UK Drive: The Kia XCeed PHEV is an efficient but impractical crossover
What is it?
We’d forgive you if you’re a bit bamboozled by Kia’s current line-up.There’s the Ceed hatchback, the Ceed SW estate and the Proceed (basically a shooting brake-cross-estate) and the most recent addition is the XCeed crossover.
The XCeed would make perfect sense if it was the first Kia crossover of its kind. But it’s not. There’s the hugely popular Sportage that offers a lot more space for similar money, the electrified Niro, the Soul EV and also the smaller Stonic.
So the XCeed’s place seems a bit muddled, with Kia’s official line being that it is “represents a sporty alternative to traditional SUVs”.
The XCeed has been around since the middle of 2019, and despite its confusing positioning, it’s sold well for the firm with its range of efficient petrol and diesel engines.And now there is a new plug-in hybrid version, which is the first electrified Ceed version, and debuts just ahead of a PHEV derivative of the Ceed SW estate – both utilising the petrol-electric powertrain you find in the Niro.
So it’s the XCeed’s powertrain that’s the important bit here, but it also comes with slight styling tweaks and revised trims, too.
What’s under the bonnet?
The XCeed comes with a 1.6-litre petrol engine mated to an electric motor and 8.9kWh battery. Unlike other hybrids, which favour sluggish CVT gearboxes, the XCeed instead uses a smoother six-speed dual-clutch automatic transmission.
Efficiency has been prioritised over performance too, as together the motor and engine generate a modest 139bhp and 265Nm of torque. That allows for a 0-60mph time of 10.4 seconds and a top speed of 107mph. But it’s the low running costs that impress, with a claimed 36-mile electric range (expect around 30 driven in normal conditions), while Kia says it will return more than 200mpg, with low CO2 emissions of 32g/km making this a seriously credible company car.
What’s it like to drive?
As with most plug-in hybrids, you’ll quickly appreciate the refinement and smoothness associated with electric power. With the XCeed you have to be light on the throttle if you want to avoid the engine kicking into life – something which it likes doing a surprising amount if you stick into the ‘Automatic’ setting.
In the default ‘Eco’ driving mode, the throttle response is also rather numb, though ‘Sport’ – the only other mode – is overly sharp for a PHEV like this. It’s a shame a ‘Normal’ setting doesn’t exist to get the balance just right.
On the plus side, it’s a very easy car to drive, with light controls and impressive refinement – even when the engine’s running – and it’s largely very comfortable, which is no doubt helped by the small 16-inch alloy wheels on our ‘3’ spec test car.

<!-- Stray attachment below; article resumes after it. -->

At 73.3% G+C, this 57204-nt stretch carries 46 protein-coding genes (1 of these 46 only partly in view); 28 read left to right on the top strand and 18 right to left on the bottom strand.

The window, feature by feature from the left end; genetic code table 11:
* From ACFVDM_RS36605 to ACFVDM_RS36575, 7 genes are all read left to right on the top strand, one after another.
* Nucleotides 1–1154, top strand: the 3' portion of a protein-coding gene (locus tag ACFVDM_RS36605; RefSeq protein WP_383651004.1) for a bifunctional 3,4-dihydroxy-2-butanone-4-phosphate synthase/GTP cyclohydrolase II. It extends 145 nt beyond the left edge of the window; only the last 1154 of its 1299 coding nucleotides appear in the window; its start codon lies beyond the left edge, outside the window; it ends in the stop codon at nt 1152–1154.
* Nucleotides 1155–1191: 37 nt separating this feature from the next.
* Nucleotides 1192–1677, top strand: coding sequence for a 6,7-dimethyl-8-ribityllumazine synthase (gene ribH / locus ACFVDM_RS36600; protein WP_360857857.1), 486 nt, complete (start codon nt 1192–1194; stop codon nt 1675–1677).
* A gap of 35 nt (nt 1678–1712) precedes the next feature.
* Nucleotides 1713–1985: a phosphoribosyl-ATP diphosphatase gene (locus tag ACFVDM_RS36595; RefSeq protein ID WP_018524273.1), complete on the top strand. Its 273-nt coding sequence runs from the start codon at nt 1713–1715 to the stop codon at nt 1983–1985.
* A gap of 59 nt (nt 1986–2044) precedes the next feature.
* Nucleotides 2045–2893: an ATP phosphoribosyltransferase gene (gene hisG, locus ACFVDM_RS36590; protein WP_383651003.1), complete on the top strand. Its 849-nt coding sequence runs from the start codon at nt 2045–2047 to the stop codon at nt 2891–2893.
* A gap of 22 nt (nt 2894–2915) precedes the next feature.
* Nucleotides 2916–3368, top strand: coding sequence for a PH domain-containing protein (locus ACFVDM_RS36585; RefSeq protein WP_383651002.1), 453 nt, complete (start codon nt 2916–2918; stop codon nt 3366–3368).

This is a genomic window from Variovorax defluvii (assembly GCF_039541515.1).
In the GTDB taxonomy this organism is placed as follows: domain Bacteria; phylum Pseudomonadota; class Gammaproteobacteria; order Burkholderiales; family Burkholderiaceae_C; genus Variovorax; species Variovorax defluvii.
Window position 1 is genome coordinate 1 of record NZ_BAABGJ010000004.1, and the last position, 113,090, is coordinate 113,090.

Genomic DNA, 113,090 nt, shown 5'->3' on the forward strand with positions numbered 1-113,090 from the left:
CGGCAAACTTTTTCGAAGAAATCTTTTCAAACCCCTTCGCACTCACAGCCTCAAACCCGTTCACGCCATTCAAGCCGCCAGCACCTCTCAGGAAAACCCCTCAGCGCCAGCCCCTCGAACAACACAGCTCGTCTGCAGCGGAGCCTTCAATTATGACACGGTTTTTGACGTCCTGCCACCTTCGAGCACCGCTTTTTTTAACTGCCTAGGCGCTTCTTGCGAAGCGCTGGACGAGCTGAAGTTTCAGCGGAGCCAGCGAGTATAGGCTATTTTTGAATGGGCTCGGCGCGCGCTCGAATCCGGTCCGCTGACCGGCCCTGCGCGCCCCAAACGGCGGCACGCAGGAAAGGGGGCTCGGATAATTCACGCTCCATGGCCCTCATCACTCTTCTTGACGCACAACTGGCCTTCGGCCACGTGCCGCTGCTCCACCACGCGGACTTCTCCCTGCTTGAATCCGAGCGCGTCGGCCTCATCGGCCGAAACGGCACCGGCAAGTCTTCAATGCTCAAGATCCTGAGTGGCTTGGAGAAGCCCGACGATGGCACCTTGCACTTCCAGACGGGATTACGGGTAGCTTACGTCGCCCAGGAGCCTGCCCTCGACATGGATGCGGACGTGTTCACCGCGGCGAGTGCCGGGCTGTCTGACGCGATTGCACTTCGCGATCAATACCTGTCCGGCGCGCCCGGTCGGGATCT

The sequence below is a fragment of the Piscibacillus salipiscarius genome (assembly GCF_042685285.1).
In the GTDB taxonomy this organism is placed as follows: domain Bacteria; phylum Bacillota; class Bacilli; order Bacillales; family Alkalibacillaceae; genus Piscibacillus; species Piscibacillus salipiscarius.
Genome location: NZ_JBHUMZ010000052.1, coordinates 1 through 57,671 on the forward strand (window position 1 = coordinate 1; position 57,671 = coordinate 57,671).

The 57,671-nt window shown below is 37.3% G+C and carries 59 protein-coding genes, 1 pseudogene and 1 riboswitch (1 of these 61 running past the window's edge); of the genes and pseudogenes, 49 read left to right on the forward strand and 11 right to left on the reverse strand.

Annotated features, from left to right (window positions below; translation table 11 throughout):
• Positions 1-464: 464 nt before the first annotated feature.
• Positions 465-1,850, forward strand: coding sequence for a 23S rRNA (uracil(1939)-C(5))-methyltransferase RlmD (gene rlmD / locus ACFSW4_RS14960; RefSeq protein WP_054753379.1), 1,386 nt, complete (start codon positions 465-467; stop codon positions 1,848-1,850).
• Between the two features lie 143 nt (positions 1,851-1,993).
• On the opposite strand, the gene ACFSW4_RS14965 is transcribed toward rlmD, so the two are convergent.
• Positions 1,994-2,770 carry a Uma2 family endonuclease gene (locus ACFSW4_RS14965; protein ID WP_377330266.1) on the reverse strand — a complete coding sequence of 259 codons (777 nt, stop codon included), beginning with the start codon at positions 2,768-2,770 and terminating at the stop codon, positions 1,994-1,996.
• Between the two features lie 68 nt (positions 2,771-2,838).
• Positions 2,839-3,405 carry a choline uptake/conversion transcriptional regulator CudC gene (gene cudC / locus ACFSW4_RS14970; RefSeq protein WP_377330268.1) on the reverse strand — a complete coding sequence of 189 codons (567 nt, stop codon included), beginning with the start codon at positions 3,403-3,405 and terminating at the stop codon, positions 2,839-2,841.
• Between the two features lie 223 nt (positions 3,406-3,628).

How does it look?
In terms of styling, the XCeed is more of a plastic-clad hatchback than it is a crossover, though it’s certainly successful with its looks. With just a thin strip of cladding on the wheelarches and sills, it successfully conveys over that rugged image.
Outside of the hugely glamorous Proceed, the XCeed is the next best-looking of the Ceed derivatives in our eyes, with neat proportions and sharp LED lights at the front and rear. Plug-in hybrid versions are also separated from the regular XCeed by a closed ‘tiger nose’ along with the charging point in the front left wing and discreet ‘eco plug-in’ badging.
What’s it like inside?
Kia has seriously stepped up its game in recent years when it comes to the quality and look of its cars’ interiors and the XCeed’s cabin is no exception. The standard of the materials used throughout is excellent, with a brilliantly intuitive layout of controls as well. A large 10.25-inch touchscreen as standard, which alongside smartphone mirroring and sat-nav, displays some very useful hybrid data.
But there’s a downside and that’s a limited amount of space. Due to the room the battery takes up, boot volume is reduced by a significant 135 litres – leaving just 291 litres. To put that into perspective, that’s less than the majority of superminis. Rear space is also poor, with adults likely to struggle to get comfortable and a high window line meaning children won’t be able to have a proper look out.
What’s the spec like?
There will be few grumbles when it comes to standard kit, with even the entry-level ‘3’ grade featuring a large touchscreen, dual-zone climate control, LED headlights, keyless entry and start and heated front seats.
The only other spec is the First Edition, which adds luxuries like leather upholstery, park assist, heated rear seats and a panoramic sunroof.
In terms of pricing, the XCeed PHEV starts from £30,695, with the First Edition available from £34,695. That’s a full £5,000 more than the 1.4-litre petrol engine with the same power and spec, meaning you’ll really have to make the most of that electricity to save money in the long run.
It’s no surprise given Kia’s expertise with electrified models that the new XCeed PHEV features a brilliantly well-integrated powertrain and is seriously efficient if you charge the car as often as possible.
But this electrification comes at the expense of practicality, and given how much less roomy it is than the regular XCeed, it makes it hard to recommend given the steep jump in price. It’s also a rather confusing prospect to get your head around – given the XCeed is trying to be an SUV, but has a low seating position, so doesn’t feel like one.
That said, if you’re not fussed about spaciousness and like the way the XCeed looks, you’ll be left with an appealing plug-in hybrid that will be very cheap to run and seriously well-equipped.